Irish cattle chow down on Canadian corn
By Rod Nickel and Valerie Parent
WINNIPEG, Manitoba/PARIS Jan 29 (Reuters) - Canada's bountiful corn harvest is flowing across the Atlantic into feed rations for Ireland's cattle herd, even as exporters struggle to move other crops through the bottlenecked Canadian transportation system.
Canada, which was a net corn importer until recent years, reaped a record 14.2-million tonne corn crop in 2013. Most of the crop stays where it is grown in the provinces of Ontario, Quebec and Manitoba to fuel ethanol plants run by Husky Energy Inc, GreenField Ethanol and Suncor Energy Inc.
But from August through December, the first five months of Canada's 2013/14 crop marketing year, exporters shipped about 185,000 tonnes of corn, with nearly three-quarters of that headed for Ireland, according to the Canadian Grain Commission.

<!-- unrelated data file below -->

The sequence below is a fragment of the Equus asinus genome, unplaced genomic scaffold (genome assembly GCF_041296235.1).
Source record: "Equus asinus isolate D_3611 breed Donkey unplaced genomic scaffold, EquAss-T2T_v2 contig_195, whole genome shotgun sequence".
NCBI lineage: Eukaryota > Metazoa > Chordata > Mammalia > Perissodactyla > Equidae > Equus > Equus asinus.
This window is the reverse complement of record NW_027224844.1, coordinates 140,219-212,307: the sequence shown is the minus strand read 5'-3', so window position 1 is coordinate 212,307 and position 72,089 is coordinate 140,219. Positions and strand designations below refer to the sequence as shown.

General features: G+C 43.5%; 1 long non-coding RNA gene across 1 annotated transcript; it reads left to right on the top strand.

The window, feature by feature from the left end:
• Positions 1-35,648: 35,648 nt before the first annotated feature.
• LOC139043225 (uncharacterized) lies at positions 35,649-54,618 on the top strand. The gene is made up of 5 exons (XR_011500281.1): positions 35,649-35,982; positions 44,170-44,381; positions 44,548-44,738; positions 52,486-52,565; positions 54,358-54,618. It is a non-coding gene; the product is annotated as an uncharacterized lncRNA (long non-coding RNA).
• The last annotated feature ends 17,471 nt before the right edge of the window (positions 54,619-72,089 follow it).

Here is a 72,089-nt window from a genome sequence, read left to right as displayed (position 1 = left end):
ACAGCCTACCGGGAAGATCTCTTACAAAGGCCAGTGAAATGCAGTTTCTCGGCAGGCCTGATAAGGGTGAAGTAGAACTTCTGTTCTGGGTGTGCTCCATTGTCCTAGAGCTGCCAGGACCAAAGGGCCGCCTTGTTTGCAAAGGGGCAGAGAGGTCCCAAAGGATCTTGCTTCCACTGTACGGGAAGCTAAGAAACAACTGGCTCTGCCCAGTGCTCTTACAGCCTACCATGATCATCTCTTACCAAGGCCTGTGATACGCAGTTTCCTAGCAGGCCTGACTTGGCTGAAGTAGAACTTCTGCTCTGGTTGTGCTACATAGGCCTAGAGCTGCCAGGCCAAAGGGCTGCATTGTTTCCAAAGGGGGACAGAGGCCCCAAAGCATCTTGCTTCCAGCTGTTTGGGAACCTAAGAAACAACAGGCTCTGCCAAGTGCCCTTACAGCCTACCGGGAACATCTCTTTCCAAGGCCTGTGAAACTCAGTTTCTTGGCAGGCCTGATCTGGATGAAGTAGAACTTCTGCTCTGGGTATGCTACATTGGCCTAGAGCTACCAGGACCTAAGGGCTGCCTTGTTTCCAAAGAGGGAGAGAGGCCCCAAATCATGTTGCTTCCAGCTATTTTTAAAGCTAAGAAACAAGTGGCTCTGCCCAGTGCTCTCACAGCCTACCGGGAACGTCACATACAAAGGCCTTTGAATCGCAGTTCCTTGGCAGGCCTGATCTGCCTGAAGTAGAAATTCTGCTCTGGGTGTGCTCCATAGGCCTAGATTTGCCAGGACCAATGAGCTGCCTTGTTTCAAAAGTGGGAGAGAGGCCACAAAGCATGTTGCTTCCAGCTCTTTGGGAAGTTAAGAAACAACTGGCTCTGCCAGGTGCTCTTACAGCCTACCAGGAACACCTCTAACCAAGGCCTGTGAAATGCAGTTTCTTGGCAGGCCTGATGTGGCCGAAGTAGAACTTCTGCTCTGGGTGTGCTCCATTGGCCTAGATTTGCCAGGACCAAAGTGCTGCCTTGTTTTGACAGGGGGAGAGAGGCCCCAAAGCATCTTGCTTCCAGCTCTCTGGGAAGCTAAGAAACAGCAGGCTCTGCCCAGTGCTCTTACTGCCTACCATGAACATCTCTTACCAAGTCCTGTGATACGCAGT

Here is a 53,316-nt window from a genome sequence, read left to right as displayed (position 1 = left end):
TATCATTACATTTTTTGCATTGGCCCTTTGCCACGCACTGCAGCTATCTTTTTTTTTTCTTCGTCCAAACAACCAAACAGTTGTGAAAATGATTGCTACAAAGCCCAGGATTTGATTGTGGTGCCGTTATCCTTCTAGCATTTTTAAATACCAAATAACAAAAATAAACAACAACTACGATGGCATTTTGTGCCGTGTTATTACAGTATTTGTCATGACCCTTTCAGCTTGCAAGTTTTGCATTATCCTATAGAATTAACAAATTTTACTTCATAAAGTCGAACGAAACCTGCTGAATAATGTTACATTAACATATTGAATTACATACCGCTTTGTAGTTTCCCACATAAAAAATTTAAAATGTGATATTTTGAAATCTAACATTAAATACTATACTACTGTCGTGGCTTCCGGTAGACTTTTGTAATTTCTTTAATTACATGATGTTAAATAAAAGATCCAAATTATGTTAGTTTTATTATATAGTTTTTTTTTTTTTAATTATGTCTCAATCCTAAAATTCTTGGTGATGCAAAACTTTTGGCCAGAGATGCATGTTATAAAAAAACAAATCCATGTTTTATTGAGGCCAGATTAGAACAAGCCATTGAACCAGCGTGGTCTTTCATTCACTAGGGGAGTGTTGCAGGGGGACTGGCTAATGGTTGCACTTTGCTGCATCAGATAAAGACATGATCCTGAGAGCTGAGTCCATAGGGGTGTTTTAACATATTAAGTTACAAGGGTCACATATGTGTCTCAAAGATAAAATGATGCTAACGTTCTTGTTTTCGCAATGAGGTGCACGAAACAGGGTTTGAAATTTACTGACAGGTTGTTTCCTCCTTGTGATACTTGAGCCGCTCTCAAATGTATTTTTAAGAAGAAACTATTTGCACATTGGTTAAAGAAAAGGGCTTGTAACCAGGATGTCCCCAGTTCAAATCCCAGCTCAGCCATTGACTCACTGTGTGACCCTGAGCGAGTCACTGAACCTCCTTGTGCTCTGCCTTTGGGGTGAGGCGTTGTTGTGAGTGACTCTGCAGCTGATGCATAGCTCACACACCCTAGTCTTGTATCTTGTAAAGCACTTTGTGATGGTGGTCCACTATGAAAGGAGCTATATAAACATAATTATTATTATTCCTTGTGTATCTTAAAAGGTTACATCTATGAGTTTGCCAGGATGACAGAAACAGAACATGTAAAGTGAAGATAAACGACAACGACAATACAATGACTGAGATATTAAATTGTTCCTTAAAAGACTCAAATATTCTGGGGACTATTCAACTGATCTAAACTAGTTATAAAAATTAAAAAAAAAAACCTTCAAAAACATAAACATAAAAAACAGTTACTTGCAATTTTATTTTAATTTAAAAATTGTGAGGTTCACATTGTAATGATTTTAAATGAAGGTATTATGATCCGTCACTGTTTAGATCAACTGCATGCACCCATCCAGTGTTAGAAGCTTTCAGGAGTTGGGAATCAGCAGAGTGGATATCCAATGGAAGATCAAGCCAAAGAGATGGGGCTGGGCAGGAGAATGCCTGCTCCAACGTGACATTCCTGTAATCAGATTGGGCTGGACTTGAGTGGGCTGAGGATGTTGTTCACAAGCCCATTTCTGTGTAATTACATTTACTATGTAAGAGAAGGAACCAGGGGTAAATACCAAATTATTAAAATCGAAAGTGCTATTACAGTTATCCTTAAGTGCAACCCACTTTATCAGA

"With the (corn) price increase over the past few years, we've seen acres go up in Canada, and we've gone to (being) an exporter now," said Mark Cumberbatch, corn trader at private Canadian grain handler Parrish & Heimbecker.
Most Canadian corn sales to Ireland are for feeding cattle in the world's fifth-largest beef exporter, he said.
Canada's total corn exports this year are already large compared with volumes in most years of the past decade. They could fall short, however, of 2012/13 shipments, which totaled more than 600,000 tonnes due to brisk sales to the United States after its severe drought.
Corn is abundant this year, with the U.S. Department of Agriculture forecasting record global production.
Freight rates for moving crop across the Atlantic have been competitive at times with rates from the Black Sea region, giving Canadian sales to Europe an extra push, Cumberbatch said. Greater corn supplies than the domestic market can handle have also added fuel to exports, he said. Continued...